Can too much weed kill you?

 

The idea for this post came from a Facebook friend who indicated they were concerned about the US’s recent push to legalize marijuana, particularly in light of the chances of death from an overdose. Myself and another ED colleague had never heard of a death resulting from THC. So off to research I went.

Scouring the search engines I could find no credible evidence to say overdosing on marijuana has, in fact, been attributed to a death. Having too much marijuana can cause a number of unwanted conditions within the body which can make you VERY uncomfortable:

  • Temporary feelings of paranoia, fear and anxiety
  • Shortness of breath
  • Pupil dilation
  • Vomiting and/or nausea
  • Fast heart rate
  • Shaking that is hard to control, feeling cold
  • Disorientation or hallucinations
  • Hangover

But these symptoms are also common with other illicit and legal drugs, such as alcohol. Studies have shown that a person would have to receive a massive amount of THC, the active high-producing ingredient in marijuana, to die from it- this would equate to pounds being used at a time. Very unlikely.

So marijuana is harmless?

Not so fast! The question is whether you can die from a single overdose of marijuana. But just like other chemicals that humans used for pleasure marijuana can have serious effects which could indirectly lead to death. It is these items I think many are talking about when they discuss the dangers of marijuana consumption.

A report from Colorado USA where marijuana is legal has found that traffic fatalities with drivers showing marijuana in their system at the time of the accident rose by 154%! Hospital presentations were also mentioned as increasing due to marijuana consumption, however the evidence was not clear that marijuana definitely had an impact. School suspensions from marijuana use were also mentioned.

Marijuana also has shown long-term health affects in terms of memory and brain function. There can also be secondary effects from smoking the drug and there are associated birth defects when women who are pregnant use marijuana.

The bottom line…

The actual THC in marijuana can kill you if consumed in large enough quantities. However, obtaining and using those quantities will either land you in jail for a very long time or be practically impossible. There are no known attributed cases to anyone dying from consumption of marijuana.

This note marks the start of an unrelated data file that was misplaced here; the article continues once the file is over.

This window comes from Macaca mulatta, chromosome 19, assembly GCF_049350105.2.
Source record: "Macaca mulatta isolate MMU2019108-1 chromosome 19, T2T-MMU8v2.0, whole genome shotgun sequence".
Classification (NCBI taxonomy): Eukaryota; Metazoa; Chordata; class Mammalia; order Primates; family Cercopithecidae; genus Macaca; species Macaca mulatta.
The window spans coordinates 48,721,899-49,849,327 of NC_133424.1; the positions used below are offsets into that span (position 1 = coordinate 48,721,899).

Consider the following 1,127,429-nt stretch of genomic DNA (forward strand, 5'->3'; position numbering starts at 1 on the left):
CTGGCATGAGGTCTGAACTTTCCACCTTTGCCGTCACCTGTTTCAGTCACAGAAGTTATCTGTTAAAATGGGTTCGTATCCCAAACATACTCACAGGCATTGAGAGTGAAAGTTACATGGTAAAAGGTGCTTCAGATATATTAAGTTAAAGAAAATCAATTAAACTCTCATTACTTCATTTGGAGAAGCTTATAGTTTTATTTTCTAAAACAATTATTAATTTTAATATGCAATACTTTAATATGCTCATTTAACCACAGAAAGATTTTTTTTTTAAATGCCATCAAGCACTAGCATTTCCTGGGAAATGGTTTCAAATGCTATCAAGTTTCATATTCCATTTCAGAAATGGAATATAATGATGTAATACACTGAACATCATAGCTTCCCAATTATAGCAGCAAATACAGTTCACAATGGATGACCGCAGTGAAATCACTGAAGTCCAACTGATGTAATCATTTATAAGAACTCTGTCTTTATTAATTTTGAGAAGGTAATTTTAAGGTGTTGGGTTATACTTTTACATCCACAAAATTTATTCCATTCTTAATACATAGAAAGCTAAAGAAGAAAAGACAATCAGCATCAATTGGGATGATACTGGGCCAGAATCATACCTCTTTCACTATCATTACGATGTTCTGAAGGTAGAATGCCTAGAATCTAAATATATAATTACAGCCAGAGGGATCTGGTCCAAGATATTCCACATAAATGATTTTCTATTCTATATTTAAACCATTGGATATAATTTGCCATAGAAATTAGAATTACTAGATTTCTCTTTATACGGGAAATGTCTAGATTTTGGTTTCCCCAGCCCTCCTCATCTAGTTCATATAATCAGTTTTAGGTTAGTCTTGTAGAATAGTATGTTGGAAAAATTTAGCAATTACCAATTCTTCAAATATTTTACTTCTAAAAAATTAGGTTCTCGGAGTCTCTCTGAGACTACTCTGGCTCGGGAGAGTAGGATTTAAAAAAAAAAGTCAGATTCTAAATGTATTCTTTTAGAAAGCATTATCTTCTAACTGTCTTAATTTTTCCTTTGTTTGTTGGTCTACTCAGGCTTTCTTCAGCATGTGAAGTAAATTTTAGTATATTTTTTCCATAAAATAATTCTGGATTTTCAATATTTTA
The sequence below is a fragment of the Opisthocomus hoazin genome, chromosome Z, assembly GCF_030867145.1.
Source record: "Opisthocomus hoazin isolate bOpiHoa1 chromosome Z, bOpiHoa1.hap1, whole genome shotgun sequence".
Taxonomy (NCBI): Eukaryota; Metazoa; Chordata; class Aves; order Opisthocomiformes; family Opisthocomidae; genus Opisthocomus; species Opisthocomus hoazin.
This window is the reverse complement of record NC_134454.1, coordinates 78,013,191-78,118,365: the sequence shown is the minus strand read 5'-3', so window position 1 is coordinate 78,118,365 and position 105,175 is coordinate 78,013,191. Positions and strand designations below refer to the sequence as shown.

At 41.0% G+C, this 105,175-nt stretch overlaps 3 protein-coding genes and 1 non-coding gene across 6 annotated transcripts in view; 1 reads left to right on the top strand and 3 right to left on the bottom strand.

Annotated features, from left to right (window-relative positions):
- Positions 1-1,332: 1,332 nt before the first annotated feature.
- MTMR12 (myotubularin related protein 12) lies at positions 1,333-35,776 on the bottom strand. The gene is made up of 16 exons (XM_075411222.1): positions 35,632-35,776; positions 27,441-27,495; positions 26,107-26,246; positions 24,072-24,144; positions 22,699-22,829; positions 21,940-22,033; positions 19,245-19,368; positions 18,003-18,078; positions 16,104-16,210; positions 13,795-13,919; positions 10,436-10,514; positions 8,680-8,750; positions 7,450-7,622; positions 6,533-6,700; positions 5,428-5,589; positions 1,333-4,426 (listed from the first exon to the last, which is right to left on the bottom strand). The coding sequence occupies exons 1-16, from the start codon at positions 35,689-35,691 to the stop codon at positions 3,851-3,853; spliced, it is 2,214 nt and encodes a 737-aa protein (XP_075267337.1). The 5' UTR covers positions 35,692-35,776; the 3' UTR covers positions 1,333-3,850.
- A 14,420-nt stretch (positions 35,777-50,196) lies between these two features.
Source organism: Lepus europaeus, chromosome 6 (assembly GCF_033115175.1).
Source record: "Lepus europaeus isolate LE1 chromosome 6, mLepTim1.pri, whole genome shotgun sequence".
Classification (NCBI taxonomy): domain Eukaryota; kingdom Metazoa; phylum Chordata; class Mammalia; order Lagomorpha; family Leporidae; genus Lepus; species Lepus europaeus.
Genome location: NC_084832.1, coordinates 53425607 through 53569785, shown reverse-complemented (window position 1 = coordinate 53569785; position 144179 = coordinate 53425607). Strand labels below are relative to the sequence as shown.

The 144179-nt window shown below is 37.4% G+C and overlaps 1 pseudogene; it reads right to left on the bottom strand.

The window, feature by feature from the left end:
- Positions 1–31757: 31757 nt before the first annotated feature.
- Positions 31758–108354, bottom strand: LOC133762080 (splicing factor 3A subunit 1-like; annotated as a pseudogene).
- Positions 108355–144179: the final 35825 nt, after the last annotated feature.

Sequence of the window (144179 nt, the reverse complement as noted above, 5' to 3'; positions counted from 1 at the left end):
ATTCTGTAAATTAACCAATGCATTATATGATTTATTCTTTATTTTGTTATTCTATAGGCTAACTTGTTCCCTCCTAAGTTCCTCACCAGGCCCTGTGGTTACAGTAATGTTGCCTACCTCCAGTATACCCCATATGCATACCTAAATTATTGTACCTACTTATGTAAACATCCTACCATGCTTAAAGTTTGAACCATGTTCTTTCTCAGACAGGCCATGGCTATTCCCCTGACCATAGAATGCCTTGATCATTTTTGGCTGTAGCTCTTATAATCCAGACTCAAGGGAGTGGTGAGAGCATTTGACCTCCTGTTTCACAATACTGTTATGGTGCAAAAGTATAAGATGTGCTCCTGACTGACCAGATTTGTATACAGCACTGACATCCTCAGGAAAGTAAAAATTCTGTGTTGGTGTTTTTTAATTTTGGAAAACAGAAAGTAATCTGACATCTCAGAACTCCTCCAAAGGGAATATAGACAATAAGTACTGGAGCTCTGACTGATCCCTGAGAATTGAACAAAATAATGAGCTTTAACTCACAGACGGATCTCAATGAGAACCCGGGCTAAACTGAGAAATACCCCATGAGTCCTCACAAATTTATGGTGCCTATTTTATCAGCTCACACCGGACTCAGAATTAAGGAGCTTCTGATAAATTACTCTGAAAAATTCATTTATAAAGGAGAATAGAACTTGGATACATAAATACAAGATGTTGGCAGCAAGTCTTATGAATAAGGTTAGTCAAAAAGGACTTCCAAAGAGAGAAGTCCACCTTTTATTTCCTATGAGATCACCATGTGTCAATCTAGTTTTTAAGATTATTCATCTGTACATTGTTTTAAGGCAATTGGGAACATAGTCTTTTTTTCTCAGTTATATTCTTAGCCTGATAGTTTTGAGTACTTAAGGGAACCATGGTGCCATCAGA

However, there are dangers in misuse of marijuana. As with all other chemicals consumed by individuals to obtain a euphoric state marijuana can alter a person’s functioning and cause health concerns. Therefore, any use of this or any other substance must be done so with full knowledge of the effects. And there it goes without saying a careful review of current laws on consumption in your area.

Should it be legal?

The eternal debate in modern society. Like other legal substances marijuana has very negative side-effects both short and long term, however that has not stopped tobacco and alcohol from remaining legal. Some would argue that it is a ‘gateway’ drug and could lead to greater abuse. However we do not know the numbers of individuals who use marijuana and never progress to harder drugs, so how can we really know? Like alcohol marijuana can impair a person’s driving and other complex and fine motor skills. So policies and laws would need to be put in place outlining legal limits on consumption and operation.

There is growing credible evidence that marijuana is beneficial to relieving pain and other neurological symptoms. Therefore, I think it’s use as a medical alternative to stronger and harsher medications is welcomed. Especially if those with severe and chronic pain can be helped. These individuals are often struggling, and if allowing this avenue can bring relief then I am all for it.

As for the rest of us, I still don’t know. I will state for the record I have never used marijuana. I can see both sides of the debate, and I guess as I have gotten older my views have become more complex. While once very much against the idea now I am leaning toward society’s choice. There are some distinct advantages to legalizing marijuana.

  • Once legal safe limits on consumption can be placed.
  • Regulations on growing, processing, and distribution can be instated and ensure a safe product.
  • There will be a decreased demand from law enforcement agents in going after marijuana users and dealers.
  • Marijuana use can be taxed leading to revenue.
  • Legalization may also spark increased interest in investigating other medicinal properties.

So I guess I am on the legalizing side of the debate. I also can see the arguments with those who wish to uphold the laws against marijuana use. However, I do feel that they will be fighting a loosing battle in years to come.

References

Herb.com: Marijuana Deaths: How Many Are There?

Huff post: Here’s How Many People Fatally Overdosed On Marijuana Last Year